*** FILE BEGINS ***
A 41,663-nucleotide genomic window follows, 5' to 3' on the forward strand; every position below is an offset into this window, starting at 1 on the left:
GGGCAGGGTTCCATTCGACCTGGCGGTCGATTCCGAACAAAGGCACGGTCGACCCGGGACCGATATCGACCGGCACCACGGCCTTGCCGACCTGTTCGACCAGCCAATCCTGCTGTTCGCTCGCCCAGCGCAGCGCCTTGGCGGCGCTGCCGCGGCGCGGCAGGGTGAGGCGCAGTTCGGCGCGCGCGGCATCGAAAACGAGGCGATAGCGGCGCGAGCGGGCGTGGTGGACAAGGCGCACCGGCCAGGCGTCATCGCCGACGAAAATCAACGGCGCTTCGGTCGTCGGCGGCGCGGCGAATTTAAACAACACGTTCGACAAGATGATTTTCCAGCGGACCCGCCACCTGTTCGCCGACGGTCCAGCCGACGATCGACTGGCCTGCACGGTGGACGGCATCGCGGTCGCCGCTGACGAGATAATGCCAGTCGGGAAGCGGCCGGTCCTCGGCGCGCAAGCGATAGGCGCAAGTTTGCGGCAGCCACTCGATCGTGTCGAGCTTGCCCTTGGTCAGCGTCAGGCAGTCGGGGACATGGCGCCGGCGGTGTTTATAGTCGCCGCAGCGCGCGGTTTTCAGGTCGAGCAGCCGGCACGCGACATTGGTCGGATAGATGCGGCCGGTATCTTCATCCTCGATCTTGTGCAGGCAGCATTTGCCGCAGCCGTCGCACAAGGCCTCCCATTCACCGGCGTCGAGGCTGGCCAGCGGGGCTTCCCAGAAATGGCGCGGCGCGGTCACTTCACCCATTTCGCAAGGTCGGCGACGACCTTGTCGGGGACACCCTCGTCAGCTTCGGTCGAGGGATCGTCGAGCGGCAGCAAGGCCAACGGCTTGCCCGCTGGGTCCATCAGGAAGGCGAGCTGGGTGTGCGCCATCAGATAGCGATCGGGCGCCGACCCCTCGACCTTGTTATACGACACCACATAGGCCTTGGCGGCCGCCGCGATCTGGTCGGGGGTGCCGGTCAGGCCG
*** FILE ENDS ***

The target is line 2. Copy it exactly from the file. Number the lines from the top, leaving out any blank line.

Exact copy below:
GGGCAGGGTTCCATTCGACCTGGCGGTCGATTCCGAACAAAGGCACGGTCGACCCGGGACCGATATCGACCGGCACCACGGCCTTGCCGACCTGTTCGACCAGCCAATCCTGCTGTTCGCTCGCCCAGCGCAGCGCCTTGGCGGCGCTGCCGCGGCGCGGCAGGGTGAGGCGCAGTTCGGCGCGCGCGGCATCGAAAACGAGGCGATAGCGGCGCGAGCGGGCGTGGTGGACAAGGCGCACCGGCCAGGCGTCATCGCCGACGAAAATCAACGGCGCTTCGGTCGTCGGCGGCGCGGCGAATTTAAACAACACGTTCGACAAGATGATTTTCCAGCGGACCCGCCACCTGTTCGCCGACGGTCCAGCCGACGATCGACTGGCCTGCACGGTGGACGGCATCGCGGTCGCCGCTGACGAGATAATGCCAGTCGGGAAGCGGCCGGTCCTCGGCGCGCAAGCGATAGGCGCAAGTTTGCGGCAGCCACTCGATCGTGTCGAGCTTGCCCTTGGTCAGCGTCAGGCAGTCGGGGACATGGCGCCGGCGGTGTTTATAGTCGCCGCAGCGCGCGGTTTTCAGGTCGAGCAGCCGGCACGCGACATTGGTCGGATAGATGCGGCCGGTATCTTCATCCTCGATCTTGTGCAGGCAGCATTTGCCGCAGCCGTCGCACAAGGCCTCCCATTCACCGGCGTCGAGGCTGGCCAGCGGGGCTTCCCAGAAATGGCGCGGCGCGGTCACTTCACCCATTTCGCAAGGTCGGCGACGACCTTGTCGGGGACACCCTCGTCAGCTTCGGTCGAGGGATCGTCGAGCGGCAGCAAGGCCAACGGCTTGCCCGCTGGGTCCATCAGGAAGGCGAGCTGGGTGTGCGCCATCAGATAGCGATCGGGCGCCGACCCCTCGACCTTGTTATACGACACCACATAGGCCTTGGCGGCCGCCGCGATCTGGTCGGGGGTGCCGGTCAGGCCG